friend: hey enoch, what are you going to do today?
me: no no, it’s not what i’m going to do today, it’s what today is going to do to me.
friend: you’re a dork.
maybe that’s what they do when they get their doctorates, learn the proper uses of this trick so that they seem more introspective and meaningful instead of dorky and loser-ish.
my decline in readership tells me it’s time for me to update. today’s my first day back in school as orientation begins. it actually feels really good to be back in school. i miss my classmates and i feel like i’m going to be enjoying this semester as i make the transition from a second year student to a senior. big man on campus. seriously, i’m starting to not know the first year students anymore. i guess it was bound to happen.
anyways, i was watching bloodsport a while back and i had a thought: why does jcvd (jean-claude van damme) play an american when he could have just as easily played a belgian martial artist fighting in the kumate? that made me think about other foreign action stars that play americans when they are clearly from another country: arnold, jackie, jet. although i think jackie was a little smarter and actually played chinese characters who had to come to america on some martial arts business or something. i’m sure it was kinda hard to come up with reasons why he had to come to america to beat people up, but hey, it’s not the story we’re looking for here.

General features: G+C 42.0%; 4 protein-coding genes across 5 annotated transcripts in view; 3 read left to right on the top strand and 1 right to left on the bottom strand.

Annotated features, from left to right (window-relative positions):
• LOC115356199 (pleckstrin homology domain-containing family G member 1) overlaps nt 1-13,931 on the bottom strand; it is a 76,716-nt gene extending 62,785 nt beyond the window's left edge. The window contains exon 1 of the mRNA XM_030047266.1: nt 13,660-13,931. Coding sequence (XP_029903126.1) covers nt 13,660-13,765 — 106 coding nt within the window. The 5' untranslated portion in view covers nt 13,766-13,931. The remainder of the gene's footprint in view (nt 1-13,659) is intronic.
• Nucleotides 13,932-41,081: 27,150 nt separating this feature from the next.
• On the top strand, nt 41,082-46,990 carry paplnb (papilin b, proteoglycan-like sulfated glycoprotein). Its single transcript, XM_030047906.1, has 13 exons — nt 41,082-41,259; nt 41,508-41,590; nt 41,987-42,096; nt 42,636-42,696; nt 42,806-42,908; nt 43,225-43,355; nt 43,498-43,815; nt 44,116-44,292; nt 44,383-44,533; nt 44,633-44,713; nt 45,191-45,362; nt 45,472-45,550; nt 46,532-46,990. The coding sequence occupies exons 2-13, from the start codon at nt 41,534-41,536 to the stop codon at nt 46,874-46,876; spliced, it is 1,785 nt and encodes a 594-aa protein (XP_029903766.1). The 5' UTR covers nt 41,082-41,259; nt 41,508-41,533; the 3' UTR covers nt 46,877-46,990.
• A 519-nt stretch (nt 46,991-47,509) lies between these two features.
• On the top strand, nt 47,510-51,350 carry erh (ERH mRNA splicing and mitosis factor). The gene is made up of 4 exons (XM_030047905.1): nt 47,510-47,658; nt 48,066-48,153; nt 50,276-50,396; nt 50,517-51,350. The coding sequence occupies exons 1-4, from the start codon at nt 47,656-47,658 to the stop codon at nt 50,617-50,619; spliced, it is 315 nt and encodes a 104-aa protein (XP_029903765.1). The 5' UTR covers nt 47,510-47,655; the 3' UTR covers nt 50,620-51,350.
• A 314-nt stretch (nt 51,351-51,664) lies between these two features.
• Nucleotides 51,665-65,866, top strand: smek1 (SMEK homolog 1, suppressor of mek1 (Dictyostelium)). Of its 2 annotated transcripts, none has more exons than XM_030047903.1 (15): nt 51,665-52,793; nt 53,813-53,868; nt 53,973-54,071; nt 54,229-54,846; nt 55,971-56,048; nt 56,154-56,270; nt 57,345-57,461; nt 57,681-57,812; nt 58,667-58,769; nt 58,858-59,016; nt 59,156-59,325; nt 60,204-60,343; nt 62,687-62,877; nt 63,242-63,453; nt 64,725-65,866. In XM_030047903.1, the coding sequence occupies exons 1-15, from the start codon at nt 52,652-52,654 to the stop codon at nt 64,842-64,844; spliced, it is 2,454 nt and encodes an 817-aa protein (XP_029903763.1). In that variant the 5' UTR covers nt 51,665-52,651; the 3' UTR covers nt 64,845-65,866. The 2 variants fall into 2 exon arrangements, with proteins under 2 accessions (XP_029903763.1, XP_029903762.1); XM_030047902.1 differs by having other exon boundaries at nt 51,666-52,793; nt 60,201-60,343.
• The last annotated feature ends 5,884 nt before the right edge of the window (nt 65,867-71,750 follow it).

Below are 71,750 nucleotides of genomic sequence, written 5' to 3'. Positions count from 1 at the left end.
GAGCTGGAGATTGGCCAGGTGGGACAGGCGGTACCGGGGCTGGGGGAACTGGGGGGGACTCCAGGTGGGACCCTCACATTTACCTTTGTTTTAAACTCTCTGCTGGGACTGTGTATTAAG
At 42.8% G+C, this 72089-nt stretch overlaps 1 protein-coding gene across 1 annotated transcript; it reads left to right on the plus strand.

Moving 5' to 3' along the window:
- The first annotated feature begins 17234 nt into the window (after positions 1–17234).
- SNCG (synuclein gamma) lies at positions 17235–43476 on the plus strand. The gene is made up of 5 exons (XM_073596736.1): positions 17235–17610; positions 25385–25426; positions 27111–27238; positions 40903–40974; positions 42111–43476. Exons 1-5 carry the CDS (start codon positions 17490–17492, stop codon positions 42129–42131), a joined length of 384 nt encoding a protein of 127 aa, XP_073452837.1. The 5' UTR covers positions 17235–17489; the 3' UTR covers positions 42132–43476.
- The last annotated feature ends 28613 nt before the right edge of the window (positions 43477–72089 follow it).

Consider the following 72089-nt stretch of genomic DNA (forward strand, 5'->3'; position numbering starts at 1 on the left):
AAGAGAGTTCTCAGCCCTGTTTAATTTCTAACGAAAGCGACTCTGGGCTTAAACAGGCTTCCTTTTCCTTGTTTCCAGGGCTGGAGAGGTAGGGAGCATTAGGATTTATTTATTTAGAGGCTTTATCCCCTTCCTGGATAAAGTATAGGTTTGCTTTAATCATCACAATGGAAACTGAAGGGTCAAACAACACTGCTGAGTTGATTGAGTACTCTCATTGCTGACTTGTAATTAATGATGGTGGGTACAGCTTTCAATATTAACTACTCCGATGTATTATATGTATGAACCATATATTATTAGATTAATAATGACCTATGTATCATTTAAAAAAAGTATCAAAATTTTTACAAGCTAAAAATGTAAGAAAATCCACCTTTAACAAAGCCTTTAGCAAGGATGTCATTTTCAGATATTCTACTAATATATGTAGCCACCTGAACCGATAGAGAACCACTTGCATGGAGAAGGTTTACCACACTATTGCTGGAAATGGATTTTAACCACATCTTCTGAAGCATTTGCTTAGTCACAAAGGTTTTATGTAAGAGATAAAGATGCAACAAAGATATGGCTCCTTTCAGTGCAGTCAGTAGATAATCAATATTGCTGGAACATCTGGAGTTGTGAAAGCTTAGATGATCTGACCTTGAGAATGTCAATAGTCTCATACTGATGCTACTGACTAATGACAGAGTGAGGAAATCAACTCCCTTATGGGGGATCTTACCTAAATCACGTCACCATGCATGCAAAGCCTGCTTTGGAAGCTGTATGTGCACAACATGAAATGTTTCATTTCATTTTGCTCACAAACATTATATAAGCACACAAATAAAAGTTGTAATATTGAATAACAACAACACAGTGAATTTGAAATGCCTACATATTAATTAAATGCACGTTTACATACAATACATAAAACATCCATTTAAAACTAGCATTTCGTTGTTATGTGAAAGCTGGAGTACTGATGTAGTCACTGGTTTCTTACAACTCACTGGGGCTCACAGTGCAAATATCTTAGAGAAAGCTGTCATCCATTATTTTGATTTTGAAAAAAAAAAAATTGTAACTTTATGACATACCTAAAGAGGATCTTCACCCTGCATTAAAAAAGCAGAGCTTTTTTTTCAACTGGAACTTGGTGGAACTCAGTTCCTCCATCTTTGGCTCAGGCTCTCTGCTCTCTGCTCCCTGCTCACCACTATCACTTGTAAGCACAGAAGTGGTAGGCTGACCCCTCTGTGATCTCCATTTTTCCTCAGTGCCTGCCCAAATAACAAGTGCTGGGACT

arnold, he got a little more creative. he came from places like: space, a clone from a test-tube, a movie screen, the future. so instead of wondering why an american action hero is speaking in an austrian accent, you were wondering why people from the future, or clones, or aliens have an austrian accent. creative i must say.
i just don’t see why they couldn’t just be from their countries of origin. that would help the story along a little bit in helping the audience understand why this “american” can’t speak english. is anyone with me?